We all know how much weight a name bears. If we did not know, we would not use them like we do to wound, to brand and to disempower. When we call someone a name other than the one they were given, or the one they chose themselves, we are entering into a power-play we hope to win. Now, name-calling can certainly be a sign of endearment. Baby. Sweetheart. Mister. Honey. But in a different context, those same names can be used as subtle – or unsubtle – acts of hostility. Or patronisation. And there are other more visceral names that we use, absolutely intended to stand in for acts of unbridled and violent hatred, absolutely intended to oppress and ravage and hurt.
Strange how there are no exclusively male gendered equivalents to these words.
Unless you count these.
Mother-fucker. Son of a bitch.
Listen people, when God invented the whole naming-giving thing, somehow I don’t think this is what he had in mind.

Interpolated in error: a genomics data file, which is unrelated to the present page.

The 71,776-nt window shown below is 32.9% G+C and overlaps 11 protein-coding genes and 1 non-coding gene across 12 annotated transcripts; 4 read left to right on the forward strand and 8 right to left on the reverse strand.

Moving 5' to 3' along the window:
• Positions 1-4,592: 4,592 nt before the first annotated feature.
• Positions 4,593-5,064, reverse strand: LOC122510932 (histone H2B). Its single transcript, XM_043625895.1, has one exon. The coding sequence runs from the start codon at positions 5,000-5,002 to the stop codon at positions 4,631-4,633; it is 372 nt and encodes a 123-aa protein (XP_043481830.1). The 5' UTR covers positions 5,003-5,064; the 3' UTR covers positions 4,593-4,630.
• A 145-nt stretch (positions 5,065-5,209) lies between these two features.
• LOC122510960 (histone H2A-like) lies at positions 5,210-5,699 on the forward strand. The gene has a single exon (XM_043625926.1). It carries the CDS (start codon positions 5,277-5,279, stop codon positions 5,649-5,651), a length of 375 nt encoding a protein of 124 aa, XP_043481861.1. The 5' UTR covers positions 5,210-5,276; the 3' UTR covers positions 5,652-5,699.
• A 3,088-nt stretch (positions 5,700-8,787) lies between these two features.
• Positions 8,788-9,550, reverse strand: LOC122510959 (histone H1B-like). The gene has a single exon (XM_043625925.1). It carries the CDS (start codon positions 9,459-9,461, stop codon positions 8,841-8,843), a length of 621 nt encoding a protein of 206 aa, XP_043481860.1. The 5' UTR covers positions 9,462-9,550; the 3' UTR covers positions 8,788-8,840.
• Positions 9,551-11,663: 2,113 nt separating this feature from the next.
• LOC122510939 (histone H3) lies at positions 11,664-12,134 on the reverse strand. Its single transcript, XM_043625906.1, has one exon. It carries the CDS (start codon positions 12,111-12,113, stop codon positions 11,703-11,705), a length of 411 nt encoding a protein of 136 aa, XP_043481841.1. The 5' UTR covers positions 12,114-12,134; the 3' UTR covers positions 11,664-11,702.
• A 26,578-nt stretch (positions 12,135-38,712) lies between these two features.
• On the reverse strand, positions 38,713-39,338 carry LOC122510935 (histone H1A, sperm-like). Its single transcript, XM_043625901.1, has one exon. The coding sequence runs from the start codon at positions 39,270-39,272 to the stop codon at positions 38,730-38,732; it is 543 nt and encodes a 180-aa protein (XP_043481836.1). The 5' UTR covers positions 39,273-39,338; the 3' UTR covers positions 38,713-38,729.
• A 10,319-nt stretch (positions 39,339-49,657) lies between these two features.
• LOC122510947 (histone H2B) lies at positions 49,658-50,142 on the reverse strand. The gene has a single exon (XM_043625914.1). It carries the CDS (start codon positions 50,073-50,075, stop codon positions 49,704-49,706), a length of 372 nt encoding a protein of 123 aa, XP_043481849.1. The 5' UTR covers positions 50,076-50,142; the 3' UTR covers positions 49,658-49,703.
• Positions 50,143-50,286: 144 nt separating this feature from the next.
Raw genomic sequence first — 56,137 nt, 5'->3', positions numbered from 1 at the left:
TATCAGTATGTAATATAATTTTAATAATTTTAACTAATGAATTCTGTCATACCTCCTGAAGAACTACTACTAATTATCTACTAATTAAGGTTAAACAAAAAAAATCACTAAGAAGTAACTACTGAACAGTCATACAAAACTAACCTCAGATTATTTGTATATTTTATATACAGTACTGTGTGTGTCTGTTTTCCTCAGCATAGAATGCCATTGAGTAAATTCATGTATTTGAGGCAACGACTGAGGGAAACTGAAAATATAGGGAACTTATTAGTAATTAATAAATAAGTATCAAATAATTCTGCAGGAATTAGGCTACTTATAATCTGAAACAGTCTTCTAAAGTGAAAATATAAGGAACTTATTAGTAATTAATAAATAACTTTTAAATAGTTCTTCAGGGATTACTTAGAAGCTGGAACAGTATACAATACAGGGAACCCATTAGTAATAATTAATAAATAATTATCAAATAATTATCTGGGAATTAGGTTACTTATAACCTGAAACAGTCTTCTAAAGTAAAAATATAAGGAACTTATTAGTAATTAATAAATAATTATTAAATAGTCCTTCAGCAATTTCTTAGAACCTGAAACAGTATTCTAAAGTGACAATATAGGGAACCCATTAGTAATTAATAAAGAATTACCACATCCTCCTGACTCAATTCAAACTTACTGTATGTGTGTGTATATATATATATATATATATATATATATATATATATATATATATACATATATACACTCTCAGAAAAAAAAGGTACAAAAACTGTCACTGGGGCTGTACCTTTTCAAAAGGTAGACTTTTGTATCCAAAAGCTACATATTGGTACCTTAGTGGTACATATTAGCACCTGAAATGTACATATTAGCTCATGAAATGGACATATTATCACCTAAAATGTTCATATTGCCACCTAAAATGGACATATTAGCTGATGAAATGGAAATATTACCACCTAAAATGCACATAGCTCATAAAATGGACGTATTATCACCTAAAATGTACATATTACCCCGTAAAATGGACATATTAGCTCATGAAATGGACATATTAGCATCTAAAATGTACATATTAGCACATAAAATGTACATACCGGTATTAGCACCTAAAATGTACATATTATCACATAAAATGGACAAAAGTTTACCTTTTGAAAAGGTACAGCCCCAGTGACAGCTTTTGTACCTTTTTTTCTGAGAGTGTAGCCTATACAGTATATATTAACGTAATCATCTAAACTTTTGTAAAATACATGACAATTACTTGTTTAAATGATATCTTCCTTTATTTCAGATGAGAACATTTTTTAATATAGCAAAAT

Names like slut and whore are shoved towards women’s faces all soaked in gall and vinegar, and the antagonists goad us braying hey baby, suck on that. But rather than being the great equalisers men hope they will turn out to be, these misogynist slurs are nothing more than a feeble attempt to subvert the perceived power of women, and an effort to force us to surrender to sheer brute force rather than logic or reason or sense, or even grace. Even some professing Christian men feel this is somehow okay, because *apparently* God Himself created an order which dictates every woman must give over to the men around her, or else have her strength taken from her by any methods necessary. But in the original nest of gender politics, in that gentle power-play of the name-giving exchange between Adam and Eve and God, I see none of this spirit of violence, bitterness or oppression. In that particular power-play, I see a nod to the poignancy of the past, the lost wonder of unbroken communion between God and humans, and a gentle resignation to a sadder, more difficult future where work and pain and birth and death would now be the human reality. God, and human creation. The past and the future. Together and apart. The same but different. Memory, and imagination.